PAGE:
“What DH Means to Me” is a regular feature in the Digital Humanities Newsletters. Members of the DH community across MSU campus share how they “do DH” in their own practice.

What DH Means to Me: Natalie Phillips

When I first came to MSU, I didn’t even think to consider myself part of digital humanities. I was someone who studied the eighteenth-century novel and the history of mind who also happened to do cognitive approaches to literature, using tools like fMRI and behavioral methods from psychology to study our responses to fiction and the arts. Sure, we did text analysis of Jane Austen novels and presented a chapter digitally for brain scans. I was learning to read Python a little, but I couldn’t write lines of code. Was I part of DH?

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What DH Means To Me: Steve Rachman

Whether as a faculty member in the English department, a co-founder of the DHLC, a director of American Studies, or leading DH in the College of Arts & Letters, I have been working with Digital Humanities for more than twenty-five years and it meanings have shifted over that time, but I think the constants have lay in its usefulness for thinking about literature, reaching out to new communities, and creating new forms of access and scholarship.  My first encounter with this “thing” called or would come to be called Digital Humanities...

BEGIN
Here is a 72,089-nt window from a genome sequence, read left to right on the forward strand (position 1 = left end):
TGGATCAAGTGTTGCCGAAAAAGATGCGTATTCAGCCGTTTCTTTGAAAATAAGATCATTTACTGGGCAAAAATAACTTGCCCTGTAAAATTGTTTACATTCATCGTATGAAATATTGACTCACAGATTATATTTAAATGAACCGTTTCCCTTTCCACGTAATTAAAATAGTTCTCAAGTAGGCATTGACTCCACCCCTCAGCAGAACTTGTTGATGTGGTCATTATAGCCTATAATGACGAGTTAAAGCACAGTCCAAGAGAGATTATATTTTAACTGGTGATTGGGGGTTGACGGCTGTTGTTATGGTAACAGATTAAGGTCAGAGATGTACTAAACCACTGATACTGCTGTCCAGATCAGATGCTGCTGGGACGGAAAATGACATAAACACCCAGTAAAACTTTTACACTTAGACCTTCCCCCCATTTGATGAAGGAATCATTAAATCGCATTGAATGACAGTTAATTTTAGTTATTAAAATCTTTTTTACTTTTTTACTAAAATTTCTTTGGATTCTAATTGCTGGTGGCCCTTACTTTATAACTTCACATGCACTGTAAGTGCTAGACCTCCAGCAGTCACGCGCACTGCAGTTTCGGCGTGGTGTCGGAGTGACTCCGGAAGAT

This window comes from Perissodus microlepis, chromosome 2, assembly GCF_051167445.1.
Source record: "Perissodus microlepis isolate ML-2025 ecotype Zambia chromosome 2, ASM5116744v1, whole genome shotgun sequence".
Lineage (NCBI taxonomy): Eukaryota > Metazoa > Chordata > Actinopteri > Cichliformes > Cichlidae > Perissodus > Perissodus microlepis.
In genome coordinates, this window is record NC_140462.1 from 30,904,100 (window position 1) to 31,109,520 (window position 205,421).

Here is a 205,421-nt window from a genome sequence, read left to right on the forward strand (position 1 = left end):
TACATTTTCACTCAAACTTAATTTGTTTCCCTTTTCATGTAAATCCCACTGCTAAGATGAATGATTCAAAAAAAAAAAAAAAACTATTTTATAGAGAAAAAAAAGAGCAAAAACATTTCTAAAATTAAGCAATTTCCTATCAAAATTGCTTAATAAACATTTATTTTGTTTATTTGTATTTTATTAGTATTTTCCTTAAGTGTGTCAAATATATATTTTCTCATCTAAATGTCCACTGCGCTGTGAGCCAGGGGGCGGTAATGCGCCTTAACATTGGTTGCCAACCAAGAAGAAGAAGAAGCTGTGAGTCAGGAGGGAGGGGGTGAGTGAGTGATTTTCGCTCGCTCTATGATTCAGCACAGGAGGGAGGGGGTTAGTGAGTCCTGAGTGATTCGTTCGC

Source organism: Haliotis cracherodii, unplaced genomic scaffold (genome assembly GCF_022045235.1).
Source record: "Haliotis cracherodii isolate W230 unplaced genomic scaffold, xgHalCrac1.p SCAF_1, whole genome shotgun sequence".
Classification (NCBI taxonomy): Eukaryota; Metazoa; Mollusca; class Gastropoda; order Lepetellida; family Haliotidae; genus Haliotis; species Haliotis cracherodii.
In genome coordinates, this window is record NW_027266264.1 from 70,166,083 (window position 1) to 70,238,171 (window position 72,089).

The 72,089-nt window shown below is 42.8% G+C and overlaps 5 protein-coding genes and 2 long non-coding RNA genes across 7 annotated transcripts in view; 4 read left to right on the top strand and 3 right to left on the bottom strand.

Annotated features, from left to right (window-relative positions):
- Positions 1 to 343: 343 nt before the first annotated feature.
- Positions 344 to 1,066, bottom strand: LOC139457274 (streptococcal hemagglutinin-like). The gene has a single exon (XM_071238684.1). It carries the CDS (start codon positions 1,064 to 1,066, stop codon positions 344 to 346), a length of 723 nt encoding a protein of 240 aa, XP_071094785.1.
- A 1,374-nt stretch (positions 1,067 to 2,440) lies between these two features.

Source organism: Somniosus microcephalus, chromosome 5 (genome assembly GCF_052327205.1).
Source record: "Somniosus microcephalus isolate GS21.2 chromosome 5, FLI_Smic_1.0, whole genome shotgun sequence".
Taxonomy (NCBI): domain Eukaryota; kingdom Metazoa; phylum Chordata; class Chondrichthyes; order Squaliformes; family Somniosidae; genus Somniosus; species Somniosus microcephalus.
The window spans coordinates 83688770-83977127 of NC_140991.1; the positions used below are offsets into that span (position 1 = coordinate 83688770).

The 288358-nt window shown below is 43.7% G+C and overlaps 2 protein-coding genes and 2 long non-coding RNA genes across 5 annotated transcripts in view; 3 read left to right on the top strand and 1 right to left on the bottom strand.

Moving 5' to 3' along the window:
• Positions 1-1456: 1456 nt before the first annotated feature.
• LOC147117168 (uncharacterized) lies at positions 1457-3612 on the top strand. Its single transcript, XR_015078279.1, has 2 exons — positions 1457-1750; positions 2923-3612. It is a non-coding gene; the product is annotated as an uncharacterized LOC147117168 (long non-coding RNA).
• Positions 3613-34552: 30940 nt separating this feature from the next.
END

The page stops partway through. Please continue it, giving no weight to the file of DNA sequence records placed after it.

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What DH Means to Me: Amanda Tickner

am the GIS (Geographic Information Systems) Librarian at MSU and I have a PhD in Anthropology from UNC-CH. As a GIS Librarian, I help people with all things related to GIS, including consulting about using GIS in research and classes, supporting learning with GIS workshops, and helping people find GIS data. What attracts me to helping people as a GIS librarian and what drew me to Anthropology is the broad range of subjects they can encompass and connect to.

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